Here are some of our basic recommendations for dog care and daily routines that will make life with your dog easier and smoother. We follow these practices with dogs in our training program, and we suggest you do the same at home.
Crate training is great for housebreaking puppies and teaching them to sleep through the night, but there are benefits for dogs of all ages. A correctly-sized crate is the best place for your dog to sleep and rest during the day, for a number of reasons:
- Dogs feel safer in a small space; the crate acts as their safe haven in the home, where they can go to rest comfortably or when they feel nervous or afraid (due to loud noises, separation anxiety, etc.).
- A dog won’t soil its own crate unless it’s too large, so crate training supports housebreaking and establishing a potty routine.
- Spending some time in the crate during the day establishes boundaries and teaches the dog that it doesn’t need to be with its human at all times.
Dogs do best with a consistent feeding routine. We feed twice a day, morning and evening, and always before our own meal to encourage good table manners. Maintaining a consistent feeding routine, rather than free-feeding (keeping food available in a bowl all day), allows you to:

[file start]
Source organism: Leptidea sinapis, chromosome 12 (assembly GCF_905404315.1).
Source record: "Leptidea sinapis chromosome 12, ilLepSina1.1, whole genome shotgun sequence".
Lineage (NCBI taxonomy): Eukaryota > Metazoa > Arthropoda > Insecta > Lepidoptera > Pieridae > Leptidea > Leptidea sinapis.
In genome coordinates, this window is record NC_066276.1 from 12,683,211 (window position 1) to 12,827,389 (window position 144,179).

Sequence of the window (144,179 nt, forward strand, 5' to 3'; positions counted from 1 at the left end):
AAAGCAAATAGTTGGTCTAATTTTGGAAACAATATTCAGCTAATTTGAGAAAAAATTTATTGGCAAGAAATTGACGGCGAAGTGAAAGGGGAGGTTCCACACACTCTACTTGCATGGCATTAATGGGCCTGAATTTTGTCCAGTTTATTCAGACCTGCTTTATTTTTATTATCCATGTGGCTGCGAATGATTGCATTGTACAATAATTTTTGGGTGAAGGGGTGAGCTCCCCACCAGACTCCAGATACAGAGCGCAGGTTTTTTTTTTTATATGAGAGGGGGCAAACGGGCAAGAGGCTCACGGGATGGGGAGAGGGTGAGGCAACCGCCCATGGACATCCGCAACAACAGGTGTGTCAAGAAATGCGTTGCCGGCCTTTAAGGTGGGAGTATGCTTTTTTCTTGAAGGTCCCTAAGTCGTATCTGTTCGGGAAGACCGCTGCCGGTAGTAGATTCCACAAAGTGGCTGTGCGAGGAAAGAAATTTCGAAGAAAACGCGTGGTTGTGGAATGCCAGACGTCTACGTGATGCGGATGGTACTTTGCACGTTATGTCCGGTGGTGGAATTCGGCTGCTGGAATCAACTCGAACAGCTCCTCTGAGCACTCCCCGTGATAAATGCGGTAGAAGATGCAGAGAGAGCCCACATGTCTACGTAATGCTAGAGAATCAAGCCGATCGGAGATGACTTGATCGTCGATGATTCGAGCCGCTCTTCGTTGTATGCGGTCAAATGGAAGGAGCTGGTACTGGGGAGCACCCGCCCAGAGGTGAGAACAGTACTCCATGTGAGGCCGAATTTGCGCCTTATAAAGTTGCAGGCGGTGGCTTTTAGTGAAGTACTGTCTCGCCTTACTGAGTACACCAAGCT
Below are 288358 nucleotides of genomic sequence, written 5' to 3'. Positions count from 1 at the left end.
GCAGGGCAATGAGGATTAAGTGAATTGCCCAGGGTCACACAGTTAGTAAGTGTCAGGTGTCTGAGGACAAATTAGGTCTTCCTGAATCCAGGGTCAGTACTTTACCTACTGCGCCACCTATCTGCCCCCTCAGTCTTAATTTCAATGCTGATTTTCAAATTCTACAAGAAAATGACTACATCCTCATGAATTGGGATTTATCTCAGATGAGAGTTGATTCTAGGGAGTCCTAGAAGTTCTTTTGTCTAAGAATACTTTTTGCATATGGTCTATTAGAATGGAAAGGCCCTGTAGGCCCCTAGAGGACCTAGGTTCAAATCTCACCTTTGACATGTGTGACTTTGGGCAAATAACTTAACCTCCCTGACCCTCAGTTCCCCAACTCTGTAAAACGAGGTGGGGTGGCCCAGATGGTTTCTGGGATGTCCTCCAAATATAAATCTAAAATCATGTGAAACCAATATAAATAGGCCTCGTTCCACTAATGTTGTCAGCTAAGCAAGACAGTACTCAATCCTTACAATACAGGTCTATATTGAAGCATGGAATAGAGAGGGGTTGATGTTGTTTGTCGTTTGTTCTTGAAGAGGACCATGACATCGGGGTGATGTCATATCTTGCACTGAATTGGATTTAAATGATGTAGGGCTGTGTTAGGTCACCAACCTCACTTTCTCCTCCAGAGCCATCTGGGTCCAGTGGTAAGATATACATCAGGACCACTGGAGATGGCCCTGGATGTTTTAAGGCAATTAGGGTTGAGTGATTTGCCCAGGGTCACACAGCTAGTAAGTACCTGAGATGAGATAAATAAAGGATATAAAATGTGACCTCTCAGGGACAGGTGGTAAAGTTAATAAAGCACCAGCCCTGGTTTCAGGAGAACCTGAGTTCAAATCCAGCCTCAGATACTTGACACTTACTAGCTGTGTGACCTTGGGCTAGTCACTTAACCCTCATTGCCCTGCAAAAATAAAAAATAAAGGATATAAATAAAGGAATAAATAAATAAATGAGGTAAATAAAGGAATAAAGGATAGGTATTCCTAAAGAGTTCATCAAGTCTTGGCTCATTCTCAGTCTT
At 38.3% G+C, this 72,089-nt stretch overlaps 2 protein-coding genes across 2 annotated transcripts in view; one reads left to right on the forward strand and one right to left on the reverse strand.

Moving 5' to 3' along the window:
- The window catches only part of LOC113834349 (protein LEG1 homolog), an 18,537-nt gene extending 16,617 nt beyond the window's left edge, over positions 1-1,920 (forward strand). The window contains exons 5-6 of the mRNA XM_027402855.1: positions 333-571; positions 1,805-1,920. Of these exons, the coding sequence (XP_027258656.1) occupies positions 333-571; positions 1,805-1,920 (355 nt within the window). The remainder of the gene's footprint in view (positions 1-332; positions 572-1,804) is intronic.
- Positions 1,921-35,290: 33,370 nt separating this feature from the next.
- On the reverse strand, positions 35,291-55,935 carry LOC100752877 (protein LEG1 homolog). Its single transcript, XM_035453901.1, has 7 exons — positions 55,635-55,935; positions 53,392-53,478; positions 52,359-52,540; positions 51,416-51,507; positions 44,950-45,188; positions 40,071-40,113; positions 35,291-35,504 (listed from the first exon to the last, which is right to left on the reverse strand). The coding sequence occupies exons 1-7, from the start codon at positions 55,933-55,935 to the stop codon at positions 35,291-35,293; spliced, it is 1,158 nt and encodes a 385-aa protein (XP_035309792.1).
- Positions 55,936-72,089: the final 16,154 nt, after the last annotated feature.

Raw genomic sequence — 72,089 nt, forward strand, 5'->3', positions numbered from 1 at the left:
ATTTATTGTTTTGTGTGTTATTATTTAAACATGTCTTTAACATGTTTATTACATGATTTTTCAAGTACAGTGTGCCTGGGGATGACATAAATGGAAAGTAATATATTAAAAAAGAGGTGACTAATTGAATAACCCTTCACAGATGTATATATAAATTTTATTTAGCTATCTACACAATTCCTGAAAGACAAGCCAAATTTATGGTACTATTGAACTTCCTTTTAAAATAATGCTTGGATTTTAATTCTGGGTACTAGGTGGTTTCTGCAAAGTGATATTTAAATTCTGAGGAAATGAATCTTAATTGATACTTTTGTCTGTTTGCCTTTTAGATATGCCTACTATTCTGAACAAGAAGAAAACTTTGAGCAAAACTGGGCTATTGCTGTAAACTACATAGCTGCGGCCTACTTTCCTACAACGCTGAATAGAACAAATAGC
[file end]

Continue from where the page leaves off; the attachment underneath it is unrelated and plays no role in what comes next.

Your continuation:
- Predict when the dog will need to go out, so you can establish a potty routine.
- Observe changes in the dog’s appetite, which could indicate health problems.
- In a household with multiple dogs, monitor how much each dog is eating and encourage good mealtime manners.
- Use feeding times as a training opportunity to practice behaviors like coming when called, staying until released, and impulse control in an exciting situation.
As the saying goes, “A tired dog is a good dog.” Your dog should have enough daily exercise to tire it out so it can sleep. Some experts recommend an hour of exercise each day as a general rule, but this amount will vary depending on your dog’s age, size, health, and breed. An exercise calculator can help you determine the right amount for your dog. Keep in mind that putting the dog out in the yard may not be enough; you may need to take it for a walk or engage with it in other ways to ensure that it’s actually exercising.